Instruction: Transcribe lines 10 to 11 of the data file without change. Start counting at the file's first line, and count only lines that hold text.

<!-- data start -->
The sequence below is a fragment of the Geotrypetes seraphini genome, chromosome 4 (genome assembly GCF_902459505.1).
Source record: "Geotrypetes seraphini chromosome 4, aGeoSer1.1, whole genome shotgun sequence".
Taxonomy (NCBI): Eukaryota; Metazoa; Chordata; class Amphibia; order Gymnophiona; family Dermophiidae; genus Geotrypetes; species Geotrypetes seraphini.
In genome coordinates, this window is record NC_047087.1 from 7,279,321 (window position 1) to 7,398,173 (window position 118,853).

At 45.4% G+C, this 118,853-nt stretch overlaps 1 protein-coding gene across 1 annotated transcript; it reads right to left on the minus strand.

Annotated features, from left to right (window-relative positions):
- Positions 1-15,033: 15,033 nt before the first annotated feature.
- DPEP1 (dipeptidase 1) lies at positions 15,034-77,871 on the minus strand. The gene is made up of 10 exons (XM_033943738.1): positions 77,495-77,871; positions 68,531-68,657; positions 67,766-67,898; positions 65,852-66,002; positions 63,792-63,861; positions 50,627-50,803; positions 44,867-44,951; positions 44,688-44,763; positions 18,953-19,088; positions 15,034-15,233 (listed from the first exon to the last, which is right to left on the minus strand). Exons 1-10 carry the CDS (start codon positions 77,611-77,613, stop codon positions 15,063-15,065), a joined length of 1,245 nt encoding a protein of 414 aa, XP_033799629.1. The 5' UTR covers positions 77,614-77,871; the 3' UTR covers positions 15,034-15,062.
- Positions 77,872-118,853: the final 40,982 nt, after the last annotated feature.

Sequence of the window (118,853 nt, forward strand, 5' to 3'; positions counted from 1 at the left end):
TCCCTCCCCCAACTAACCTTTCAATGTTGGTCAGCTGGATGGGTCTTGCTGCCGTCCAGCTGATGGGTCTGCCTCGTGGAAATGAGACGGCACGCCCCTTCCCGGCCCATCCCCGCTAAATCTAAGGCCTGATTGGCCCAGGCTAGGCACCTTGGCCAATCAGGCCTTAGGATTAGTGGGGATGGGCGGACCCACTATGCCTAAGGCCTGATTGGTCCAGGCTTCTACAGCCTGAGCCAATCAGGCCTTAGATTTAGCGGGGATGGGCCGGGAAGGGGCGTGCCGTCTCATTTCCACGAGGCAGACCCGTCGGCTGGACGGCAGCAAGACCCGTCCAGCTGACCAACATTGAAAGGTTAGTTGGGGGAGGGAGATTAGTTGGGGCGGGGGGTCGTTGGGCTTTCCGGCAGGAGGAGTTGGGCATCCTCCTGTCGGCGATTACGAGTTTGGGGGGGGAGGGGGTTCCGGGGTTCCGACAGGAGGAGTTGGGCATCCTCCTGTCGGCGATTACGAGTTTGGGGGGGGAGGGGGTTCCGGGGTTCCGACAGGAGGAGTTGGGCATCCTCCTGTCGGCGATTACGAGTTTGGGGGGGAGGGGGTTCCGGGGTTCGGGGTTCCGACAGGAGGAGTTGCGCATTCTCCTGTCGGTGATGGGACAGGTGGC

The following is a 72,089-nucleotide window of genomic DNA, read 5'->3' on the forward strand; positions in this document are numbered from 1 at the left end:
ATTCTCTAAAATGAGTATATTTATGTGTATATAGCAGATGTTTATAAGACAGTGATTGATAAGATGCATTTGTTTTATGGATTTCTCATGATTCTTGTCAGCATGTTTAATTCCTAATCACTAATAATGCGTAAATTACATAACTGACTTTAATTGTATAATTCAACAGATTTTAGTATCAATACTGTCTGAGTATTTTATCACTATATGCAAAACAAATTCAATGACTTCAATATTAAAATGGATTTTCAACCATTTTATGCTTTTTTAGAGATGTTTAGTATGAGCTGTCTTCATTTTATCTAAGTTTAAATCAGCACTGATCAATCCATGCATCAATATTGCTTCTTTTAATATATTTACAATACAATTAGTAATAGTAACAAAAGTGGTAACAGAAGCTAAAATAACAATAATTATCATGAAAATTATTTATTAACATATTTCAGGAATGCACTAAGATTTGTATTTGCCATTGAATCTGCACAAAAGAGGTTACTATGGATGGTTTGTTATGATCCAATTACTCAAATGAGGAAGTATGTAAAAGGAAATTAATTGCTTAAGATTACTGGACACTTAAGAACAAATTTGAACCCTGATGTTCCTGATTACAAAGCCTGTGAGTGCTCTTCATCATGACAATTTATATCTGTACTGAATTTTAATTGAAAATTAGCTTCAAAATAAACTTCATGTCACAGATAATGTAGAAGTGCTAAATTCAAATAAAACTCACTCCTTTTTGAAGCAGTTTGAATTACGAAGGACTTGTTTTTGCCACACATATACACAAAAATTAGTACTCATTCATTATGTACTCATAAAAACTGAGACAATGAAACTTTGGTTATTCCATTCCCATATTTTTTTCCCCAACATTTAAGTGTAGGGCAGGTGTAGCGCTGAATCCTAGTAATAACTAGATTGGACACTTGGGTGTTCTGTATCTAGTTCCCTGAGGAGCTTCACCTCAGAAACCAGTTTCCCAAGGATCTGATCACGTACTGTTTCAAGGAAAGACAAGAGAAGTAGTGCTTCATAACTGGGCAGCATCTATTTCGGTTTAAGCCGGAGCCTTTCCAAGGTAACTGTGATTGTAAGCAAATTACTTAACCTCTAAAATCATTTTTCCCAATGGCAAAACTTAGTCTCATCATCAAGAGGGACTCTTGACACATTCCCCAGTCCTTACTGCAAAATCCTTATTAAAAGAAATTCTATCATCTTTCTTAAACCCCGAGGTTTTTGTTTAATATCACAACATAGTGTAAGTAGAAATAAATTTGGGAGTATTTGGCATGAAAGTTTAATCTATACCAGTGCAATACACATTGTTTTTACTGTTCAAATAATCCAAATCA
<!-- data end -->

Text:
Sequence of the window (118,853 nt, forward strand, 5' to 3'; positions counted from 1 at the left end):
TCCCTCCCCCAACTAACCTTTCAATGTTGGTCAGCTGGATGGGTCTTGCTGCCGTCCAGCTGATGGGTCTGCCTCGTGGAAATGAGACGGCACGCCCCTTCCCGGCCCATCCCCGCTAAATCTAAGGCCTGATTGGCCCAGGCTAGGCACCTTGGCCAATCAGGCCTTAGGATTAGTGGGGATGGGCGGACCCACTATGCCTAAGGCCTGATTGGTCCAGGCTTCTACAGCCTGAGCCAATCAGGCCTTAGATTTAGCGGGGATGGGCCGGGAAGGGGCGTGCCGTCTCATTTCCACGAGGCAGACCCGTCGGCTGGACGGCAGCAAGACCCGTCCAGCTGACCAACATTGAAAGGTTAGTTGGGGGAGGGAGATTAGTTGGGGCGGGGGGTCGTTGGGCTTTCCGGCAGGAGGAGTTGGGCATCCTCCTGTCGGCGATTACGAGTTTGGGGGGGGAGGGGGTTCCGGGGTTCCGACAGGAGGAGTTGGGCATCCTCCTGTCGGCGATTACGAGTTTGGGGGGGGAGGGGGTTCCGGGGTTCCGACAGGAGGAGTTGGGCATCCTCCTGTCGGCGATTACGAGTTTGGGGGGGAGGGGGTTCCGGGGTTCGGGGTTCCGACAGGAGGAGTTGCGCATTCTCCTGTCGGTGATGGGACAGGTGGC